Add a touch of farmhouse style with this easy & inexpensive way to make a DIY faux shiplap wall.
How to Make a DIY Faux Farmhouse Shiplap Wall from Plywood
I’ve been admiring shiplap walls ever since Joanna Gaines taught me what they were on an episode of Fixer Upper.
I’ve been pinning them on my Pinterest boards and wondering if one day I could somehow do one myself.
That day finally arrived last week.
After plotting and pondering for months on end, the project actually took less than 30 minutes to complete .Go figure!:)
There are tons of shiplap tutorials out in web land. I know, because I’ve read a ton of them myself.
I combined everything I learned from them, and modified the process to fit into our particular scenario.
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- 1/4 inch mahogany veneer plywood (Our project required one sheet)
- Paint (I used “Simply White” by Benjamin Moore in Eggshell finish)
- 4 inch foam roller and roller tray
- Stud Finder
- A straight edge (like a long level) to draw long lines on the wall with a pencil
Pennies for spacers
- Dap Alex Fast Dry Acrylic Latex Caulk Plus Silicone
The Step by step Process
Measure the wall space you’d like to cover in shiplap. Determine the width & length of the boards you’ll need. Head to the store and buy the plywood.
We knew that we wanted to shiplap only the portion of wall in between the 2 tall portions of our Ikea Billy Bookcase system. After doing all the calculations, we decided to make our boards 5 1/2 inches wide.
We then drew the cuts out on a sheet of paper and went to our local Windsor Plywood store to get the wood.
We discovered that the 1/4 inch plywood underlay that many other bloggers recommend wasn’t available here. So, we chose this 1/4 inch mahogany veneer plywood. In actuality, it is thinner than 1/4 inch, but it ended up working just fine.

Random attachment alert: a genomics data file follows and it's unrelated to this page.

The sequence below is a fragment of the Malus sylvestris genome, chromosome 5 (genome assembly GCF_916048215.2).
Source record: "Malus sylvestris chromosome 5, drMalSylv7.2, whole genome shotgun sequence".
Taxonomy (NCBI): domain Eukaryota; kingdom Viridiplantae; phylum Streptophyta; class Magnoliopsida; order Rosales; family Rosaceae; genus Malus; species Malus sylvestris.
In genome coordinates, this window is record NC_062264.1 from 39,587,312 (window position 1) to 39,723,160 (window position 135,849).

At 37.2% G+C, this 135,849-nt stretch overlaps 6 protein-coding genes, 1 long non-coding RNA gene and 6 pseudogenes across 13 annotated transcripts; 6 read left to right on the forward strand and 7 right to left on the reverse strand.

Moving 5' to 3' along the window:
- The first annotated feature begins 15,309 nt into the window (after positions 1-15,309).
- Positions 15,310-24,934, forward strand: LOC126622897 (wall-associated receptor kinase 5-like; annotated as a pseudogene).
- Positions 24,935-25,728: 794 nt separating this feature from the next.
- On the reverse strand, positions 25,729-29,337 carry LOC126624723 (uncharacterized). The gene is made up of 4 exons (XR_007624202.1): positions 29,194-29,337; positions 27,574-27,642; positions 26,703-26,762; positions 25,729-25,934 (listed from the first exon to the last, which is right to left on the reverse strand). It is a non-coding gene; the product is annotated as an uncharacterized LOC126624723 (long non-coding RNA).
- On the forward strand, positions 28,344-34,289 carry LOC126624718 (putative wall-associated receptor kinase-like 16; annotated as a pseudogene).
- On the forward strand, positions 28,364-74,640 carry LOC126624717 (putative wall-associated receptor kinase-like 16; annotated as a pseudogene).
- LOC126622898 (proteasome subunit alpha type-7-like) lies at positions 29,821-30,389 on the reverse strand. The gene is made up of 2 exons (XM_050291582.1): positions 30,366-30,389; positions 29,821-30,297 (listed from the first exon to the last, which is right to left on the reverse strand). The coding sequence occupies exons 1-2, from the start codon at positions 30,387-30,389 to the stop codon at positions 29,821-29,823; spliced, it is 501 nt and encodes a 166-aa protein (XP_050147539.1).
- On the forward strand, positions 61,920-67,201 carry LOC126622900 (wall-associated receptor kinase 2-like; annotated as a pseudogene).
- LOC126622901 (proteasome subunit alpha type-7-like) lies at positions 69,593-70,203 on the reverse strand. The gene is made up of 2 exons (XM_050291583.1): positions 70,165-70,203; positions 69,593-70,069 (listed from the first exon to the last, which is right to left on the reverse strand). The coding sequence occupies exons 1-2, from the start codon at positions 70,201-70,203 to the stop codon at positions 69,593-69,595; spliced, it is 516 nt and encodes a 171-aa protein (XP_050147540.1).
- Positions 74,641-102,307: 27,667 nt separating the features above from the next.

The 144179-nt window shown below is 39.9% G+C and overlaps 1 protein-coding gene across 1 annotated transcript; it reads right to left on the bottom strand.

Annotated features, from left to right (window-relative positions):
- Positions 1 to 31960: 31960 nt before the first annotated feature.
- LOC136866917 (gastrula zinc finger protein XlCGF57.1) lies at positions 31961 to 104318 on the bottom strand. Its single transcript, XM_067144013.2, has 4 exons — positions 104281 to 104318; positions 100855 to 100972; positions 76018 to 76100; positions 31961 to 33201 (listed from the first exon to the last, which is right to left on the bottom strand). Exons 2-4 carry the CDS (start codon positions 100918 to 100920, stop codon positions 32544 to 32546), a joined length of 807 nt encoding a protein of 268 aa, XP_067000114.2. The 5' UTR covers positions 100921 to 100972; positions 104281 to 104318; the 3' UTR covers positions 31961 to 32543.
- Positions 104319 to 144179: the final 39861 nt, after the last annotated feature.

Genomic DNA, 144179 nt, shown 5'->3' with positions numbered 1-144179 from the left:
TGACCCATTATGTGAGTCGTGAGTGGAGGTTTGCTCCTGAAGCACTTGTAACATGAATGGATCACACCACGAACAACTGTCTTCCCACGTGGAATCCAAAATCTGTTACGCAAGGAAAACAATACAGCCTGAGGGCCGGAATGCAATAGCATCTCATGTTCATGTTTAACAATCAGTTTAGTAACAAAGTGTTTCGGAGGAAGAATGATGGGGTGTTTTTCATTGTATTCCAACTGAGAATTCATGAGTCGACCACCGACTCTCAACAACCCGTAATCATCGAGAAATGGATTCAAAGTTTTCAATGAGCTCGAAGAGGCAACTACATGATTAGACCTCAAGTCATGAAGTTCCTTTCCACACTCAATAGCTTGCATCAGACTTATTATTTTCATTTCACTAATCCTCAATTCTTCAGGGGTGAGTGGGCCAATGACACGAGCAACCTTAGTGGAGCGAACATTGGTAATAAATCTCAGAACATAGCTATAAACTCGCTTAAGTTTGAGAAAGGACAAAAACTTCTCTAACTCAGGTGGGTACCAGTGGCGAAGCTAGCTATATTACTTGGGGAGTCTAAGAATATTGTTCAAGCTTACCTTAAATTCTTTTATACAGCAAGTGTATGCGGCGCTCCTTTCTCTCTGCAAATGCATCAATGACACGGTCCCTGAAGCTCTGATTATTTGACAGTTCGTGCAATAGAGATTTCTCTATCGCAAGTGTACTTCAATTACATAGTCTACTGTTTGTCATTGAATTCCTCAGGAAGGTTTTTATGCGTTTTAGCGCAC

Since we don’t have a saw that can rip down a sheet of plywood, we discussed the dimensions of the boards we needed and had the staff at Windsor Plywood cut them for us. (That’s when the jotted down cut lines on paper comes in very handy in the communication department!)
We have found the staff there to be super helpful when we need to have plywood cut. They do a wonderful, precise job, and it doesn’t cost a fortune.
Paint the edges and fronts of the boards
I’ve learned the hard way that there is no way you can get the edges painted well once the shiplap is attached to the wall. (See our closet door project here.)
But, here’s where I made a big mistake…
I spent time carefully priming and painting each board, and couldn’t understand why the wood grain kept showing through…
My husband informed me I had painted the WRONG side!
So, don’t do what I did and try to paint the “mahogany” side. Paint 2 coats on the other side (no primer needed), and you’re good to go.
Using a stud finder, mark out with a pencil and straight edge where the studs are on the wall you are covering.
This is where you’ll nail the boards on.
Once the paint is dry on the boards, place the first board at the top portion of the wall. Nail it on with a pneumatic nail gun using the pencil lines as guides as to where the studs are.
Place pennies between the boards as spacers, and work your way down the wall.
Once all the boards are attached, fill in the nail holes with Dap drywall filler.
Don’t worry about trying to use a special tool to apply the Dap. Just use your finger.
Once the Dap has dried (about 20 minutes) paint a final coat of paint over the boards.
And then stand back and admire the new look!
We just can’t believe what a difference a few boards make in the look and feel of our space. Here’s where it started:
And here it is now:
We love it!
To read more about the style evolution of this space, check out this post.